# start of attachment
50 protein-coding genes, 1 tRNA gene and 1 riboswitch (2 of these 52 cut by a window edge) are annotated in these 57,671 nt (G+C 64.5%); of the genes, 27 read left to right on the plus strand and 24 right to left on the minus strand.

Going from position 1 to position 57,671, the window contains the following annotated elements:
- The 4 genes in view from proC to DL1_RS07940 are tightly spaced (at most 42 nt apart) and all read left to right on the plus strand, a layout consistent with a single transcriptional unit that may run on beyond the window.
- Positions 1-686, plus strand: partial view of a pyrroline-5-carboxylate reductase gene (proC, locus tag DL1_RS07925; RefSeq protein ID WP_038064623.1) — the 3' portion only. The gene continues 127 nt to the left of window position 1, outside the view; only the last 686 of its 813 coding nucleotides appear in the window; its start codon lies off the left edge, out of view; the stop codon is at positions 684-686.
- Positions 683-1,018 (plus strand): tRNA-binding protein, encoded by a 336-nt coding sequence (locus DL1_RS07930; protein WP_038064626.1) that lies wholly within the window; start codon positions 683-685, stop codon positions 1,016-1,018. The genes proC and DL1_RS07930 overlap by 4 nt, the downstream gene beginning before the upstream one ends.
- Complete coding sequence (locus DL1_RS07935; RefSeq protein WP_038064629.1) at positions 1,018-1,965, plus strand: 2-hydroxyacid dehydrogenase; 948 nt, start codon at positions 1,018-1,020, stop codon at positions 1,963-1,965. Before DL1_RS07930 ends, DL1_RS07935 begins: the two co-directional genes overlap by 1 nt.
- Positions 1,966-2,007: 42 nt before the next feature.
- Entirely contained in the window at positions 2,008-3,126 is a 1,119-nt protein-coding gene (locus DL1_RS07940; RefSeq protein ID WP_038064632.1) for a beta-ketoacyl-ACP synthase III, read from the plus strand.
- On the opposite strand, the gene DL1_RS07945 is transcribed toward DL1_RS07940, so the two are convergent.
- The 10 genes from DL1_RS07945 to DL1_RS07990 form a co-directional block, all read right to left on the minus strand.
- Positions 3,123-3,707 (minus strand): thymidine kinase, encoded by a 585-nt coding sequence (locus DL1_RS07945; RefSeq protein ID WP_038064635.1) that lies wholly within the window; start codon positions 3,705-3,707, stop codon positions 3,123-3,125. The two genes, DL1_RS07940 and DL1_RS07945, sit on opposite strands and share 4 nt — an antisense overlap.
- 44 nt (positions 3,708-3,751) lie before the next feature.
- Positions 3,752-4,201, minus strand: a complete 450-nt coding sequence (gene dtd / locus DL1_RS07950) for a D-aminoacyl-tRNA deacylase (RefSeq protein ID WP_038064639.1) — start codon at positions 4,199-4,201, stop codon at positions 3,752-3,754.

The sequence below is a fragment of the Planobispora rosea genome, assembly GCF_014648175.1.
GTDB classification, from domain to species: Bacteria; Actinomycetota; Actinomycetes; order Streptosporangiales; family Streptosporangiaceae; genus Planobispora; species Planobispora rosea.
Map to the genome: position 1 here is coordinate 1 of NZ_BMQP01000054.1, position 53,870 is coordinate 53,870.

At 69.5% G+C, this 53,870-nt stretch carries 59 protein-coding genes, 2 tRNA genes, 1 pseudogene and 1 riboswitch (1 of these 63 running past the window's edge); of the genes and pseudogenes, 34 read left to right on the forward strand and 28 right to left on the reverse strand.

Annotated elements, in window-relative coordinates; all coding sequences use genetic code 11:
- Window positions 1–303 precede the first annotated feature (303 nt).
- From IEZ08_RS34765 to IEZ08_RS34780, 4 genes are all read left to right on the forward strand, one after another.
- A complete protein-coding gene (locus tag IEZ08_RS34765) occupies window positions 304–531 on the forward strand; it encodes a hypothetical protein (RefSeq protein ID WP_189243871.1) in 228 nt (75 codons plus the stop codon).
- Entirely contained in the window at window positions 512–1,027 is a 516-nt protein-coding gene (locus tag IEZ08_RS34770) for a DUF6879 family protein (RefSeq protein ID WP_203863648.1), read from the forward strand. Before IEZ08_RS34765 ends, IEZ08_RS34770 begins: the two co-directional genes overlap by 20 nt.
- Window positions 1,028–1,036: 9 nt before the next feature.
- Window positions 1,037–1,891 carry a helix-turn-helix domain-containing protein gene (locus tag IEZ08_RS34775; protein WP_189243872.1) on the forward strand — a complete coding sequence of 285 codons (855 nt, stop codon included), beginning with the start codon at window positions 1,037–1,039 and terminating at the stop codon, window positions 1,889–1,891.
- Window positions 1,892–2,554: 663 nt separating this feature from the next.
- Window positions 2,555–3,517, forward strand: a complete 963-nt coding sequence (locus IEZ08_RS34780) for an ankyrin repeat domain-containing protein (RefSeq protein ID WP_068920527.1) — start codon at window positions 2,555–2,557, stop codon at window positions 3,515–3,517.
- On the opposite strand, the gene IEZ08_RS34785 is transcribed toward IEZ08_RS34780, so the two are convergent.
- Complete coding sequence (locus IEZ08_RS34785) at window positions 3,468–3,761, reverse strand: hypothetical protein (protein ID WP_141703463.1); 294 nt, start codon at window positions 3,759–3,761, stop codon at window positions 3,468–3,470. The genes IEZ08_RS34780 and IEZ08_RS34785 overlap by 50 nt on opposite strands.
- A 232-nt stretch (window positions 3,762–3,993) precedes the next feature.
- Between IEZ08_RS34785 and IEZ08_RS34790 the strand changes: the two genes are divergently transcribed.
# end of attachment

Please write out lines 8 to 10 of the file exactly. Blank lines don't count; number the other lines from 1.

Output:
- Entirely contained in the window at positions 2,008-3,126 is a 1,119-nt protein-coding gene (locus DL1_RS07940; RefSeq protein ID WP_038064632.1) for a beta-ketoacyl-ACP synthase III, read from the plus strand.
- On the opposite strand, the gene DL1_RS07945 is transcribed toward DL1_RS07940, so the two are convergent.
- The 10 genes from DL1_RS07945 to DL1_RS07990 form a co-directional block, all read right to left on the minus strand.